LMC is very proud to offer for sale this 1970 Ford Mustang Boss 429
The Boss 429, sometimes referred to as the "Boss 9" by blue oval enthusiasts, is arguably one of the rarest and most valued muscle cars from the era. In total there were 859 original ’69 Boss 429s then only 499 Boss 429’s for the 1970 model year. The origin of the Boss 429 was as a result of Ford’s desire to compete NASCAR. Ford was seeking to develop a Hemi engine that could take on the Mopar Hemi boys - the 426 Hemi Charger Daytona and the Plymouth Superbirds - the monsters for Ford to slay to achieve their desire to rule the track. NASCAR required that at least 500 cars be fitted with the competition motor and sold to the general public. The Boss 429 engine featured aluminum cylinder heads, which had a modified Hemi type combustion chamber which Ford called "crescent". The Boss 429 engine used a single Holley four barrel carburetor rated at 735 CFM mounted on an aluminum intake manifold. All these cars had the Hurst Competition Shifter 4-Speed Manual Transmissions and the Boss was rated very conservatively at 375 HP while actual output was believed to be well over 500 horsepower. Mustangs' were simply too small to accept the massive Boss 429 engine so Ford hired Kar Kraft of Brighton, Michigan to modify existing 428 Cobra Jet and Super Cobra Jet Mach 1 Mustangs. Modifications included widening the shock towers and extending out the inner fenders. The mounts for the front suspension were chopped and displaced to create room for the block and exhaust manifolds. The battery was repositioned to the trunk and a stiff 3/4" sway bar was added to rear end to improve handling since the car was now nose heavy. It was also equipped with a 3.91 ratio rear axle with a "Traction-Lock" limited slip differential. In addition, a hole was cut in the hood, and a manually controlled hood scoop was added. Other features included a front spoiler and color keyed dual racing mirrors. In short, all Boss Mustangs are simply big block power with few options. These very special cars were given NASCAR identification with a "KK" number that was placed on the driver's side door. 1970, the second model year had very minor changes and production was drastically cut back. Changes included the mechanical lifter camshaft and an improved dual exhaust system though rated power output stayed the same. The biggest change were the five new exterior colors – Grabber Blue, Grabber Orange, Grabber Green, Pastel Blue and Calypso Coral.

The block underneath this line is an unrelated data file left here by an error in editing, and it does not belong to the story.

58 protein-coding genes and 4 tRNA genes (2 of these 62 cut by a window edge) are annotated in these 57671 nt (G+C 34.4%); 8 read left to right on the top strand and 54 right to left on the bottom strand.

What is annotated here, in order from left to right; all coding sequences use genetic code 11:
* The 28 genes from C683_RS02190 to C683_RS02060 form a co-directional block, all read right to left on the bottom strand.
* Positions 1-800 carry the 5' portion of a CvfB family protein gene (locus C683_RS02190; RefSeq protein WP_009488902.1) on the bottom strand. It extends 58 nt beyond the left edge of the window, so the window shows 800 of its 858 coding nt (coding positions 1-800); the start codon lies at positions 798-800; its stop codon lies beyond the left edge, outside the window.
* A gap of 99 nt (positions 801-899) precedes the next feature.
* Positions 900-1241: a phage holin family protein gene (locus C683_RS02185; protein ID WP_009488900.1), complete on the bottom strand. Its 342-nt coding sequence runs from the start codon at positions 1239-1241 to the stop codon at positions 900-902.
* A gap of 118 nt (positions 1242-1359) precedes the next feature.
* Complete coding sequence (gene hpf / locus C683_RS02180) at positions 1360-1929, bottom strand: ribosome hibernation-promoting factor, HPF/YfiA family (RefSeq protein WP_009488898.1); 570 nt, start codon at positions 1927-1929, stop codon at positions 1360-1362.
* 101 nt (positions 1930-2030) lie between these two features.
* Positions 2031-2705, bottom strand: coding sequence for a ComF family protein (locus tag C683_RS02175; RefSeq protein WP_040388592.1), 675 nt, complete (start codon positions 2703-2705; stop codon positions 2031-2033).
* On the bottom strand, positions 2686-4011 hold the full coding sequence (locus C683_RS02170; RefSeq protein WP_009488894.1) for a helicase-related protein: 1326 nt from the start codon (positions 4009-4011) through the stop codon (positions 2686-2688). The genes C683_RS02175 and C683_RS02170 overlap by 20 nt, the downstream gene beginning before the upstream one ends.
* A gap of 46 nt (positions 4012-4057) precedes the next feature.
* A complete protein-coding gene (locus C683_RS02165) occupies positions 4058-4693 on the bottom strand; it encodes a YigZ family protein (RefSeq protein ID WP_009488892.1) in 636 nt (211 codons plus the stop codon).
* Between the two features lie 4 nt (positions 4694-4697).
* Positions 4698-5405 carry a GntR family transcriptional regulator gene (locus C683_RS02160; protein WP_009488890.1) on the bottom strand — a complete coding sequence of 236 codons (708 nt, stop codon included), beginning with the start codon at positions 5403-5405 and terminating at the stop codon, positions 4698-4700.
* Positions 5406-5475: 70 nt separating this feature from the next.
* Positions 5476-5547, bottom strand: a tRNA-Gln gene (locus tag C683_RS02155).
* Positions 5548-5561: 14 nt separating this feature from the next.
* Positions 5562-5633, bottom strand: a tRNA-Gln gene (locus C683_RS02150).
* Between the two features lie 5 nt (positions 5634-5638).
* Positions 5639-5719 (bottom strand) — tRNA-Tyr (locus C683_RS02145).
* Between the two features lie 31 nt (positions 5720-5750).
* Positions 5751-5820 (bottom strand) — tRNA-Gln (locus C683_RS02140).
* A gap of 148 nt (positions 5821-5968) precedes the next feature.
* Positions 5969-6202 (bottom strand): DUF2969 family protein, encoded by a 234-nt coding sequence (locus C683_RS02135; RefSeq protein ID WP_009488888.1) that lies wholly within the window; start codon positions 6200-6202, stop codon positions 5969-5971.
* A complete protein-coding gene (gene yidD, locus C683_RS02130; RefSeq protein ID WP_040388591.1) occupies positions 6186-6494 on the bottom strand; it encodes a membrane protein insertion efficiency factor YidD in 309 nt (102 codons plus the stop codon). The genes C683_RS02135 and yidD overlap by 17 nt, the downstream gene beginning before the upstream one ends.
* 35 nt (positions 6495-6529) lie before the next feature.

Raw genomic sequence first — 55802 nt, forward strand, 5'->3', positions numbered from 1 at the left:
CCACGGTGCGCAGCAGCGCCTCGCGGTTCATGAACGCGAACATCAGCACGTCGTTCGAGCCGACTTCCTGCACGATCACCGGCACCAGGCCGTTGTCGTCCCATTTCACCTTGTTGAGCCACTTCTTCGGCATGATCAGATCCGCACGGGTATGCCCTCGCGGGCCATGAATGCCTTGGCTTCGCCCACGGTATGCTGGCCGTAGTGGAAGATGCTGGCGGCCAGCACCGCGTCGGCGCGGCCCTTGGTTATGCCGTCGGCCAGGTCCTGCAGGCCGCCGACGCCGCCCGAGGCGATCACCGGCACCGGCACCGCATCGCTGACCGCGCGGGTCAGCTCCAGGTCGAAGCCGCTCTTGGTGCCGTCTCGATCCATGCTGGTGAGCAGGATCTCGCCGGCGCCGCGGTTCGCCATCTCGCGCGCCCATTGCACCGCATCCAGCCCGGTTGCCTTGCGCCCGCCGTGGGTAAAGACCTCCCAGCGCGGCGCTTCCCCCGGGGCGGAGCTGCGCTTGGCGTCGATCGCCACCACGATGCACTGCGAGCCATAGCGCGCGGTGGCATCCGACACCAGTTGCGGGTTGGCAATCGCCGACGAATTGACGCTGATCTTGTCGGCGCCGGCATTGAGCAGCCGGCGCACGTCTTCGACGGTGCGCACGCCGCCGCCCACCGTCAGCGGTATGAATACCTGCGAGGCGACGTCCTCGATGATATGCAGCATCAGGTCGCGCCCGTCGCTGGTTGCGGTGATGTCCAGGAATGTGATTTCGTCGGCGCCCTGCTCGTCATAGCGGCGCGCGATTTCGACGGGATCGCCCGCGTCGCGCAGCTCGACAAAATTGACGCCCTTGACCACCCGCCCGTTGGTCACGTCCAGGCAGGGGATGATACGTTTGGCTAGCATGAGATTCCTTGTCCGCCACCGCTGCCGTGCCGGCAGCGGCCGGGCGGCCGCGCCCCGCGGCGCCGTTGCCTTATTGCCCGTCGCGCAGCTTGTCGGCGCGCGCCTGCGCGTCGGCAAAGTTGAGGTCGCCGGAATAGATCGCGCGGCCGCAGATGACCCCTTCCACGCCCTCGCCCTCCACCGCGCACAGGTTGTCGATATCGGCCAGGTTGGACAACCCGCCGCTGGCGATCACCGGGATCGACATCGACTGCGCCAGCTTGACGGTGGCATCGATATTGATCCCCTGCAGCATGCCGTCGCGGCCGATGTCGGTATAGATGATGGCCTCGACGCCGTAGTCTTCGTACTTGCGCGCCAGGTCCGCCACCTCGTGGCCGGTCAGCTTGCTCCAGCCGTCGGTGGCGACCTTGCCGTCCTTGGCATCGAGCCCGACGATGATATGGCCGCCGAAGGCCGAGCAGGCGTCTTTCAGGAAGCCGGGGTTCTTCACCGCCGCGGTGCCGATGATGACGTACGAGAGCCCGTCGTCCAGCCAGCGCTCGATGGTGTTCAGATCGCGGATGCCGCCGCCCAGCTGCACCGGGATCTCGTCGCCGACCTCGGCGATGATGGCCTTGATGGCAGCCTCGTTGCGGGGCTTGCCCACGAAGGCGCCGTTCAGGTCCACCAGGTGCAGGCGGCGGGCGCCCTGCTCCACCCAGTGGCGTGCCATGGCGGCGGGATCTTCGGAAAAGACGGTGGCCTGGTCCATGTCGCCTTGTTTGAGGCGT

This Boss was built on September 11th, 1969 at Dearborn and then delivered new to Walldrop Ford in Liberty, Texas. Open the hood with the fully functional air-gulping Hood Scoop, which were all painted Matte Black in ‘70 regardless of the color of the car, to find the monster Boss 429 engine. The engine bay shows very nicely, correctly and is fully detailed with all the production chalk marks, tags and decals. The numbers matching Boss 429 engine is connected to its RUG 4-Speed Close Ratio Manual Transmission with the mandatory Hurst Competition Shifter . It also came factory equipped with a Code V 3.91 ratio rear axle with a Traction-Lock limited slip differential. This Boss, representing the rarest production year of the Boss, has received a quality rotisserie restoration. It looks striking in the rare factory Code J Grabber Blue which has excellent depth and beauty. These cars had just a very plain external identification with only the White Boss 429 decals on the front fenders behind the bright chrome Magnum 500 wheels mounted on Goodyear Polyglas tires. The interior features the white Clarion Knit/Corinthian Vinyl Hi-Back Bucket Seats, which look to the the original ones. Even the restoration of the undercarriage reflects a very nice level of the quality restoration and the detail taken to have this Boss present as you see it here. Marti Report also confirms the other features: Drag Pack, Competition Suspension, Tachometer, Convenience Group, Power Brakes, Power Steering, Décor Group, Deluxe Belts/Warning Light, Console, Rim Blow, and Electric Clock.
Overall the exterior and interior are outrageously tame – all the wildness of the beast is kept under the hood. This real deal 1970 Grabber Blue Boss 429 is definitely a show stopper that will appeal to any collector!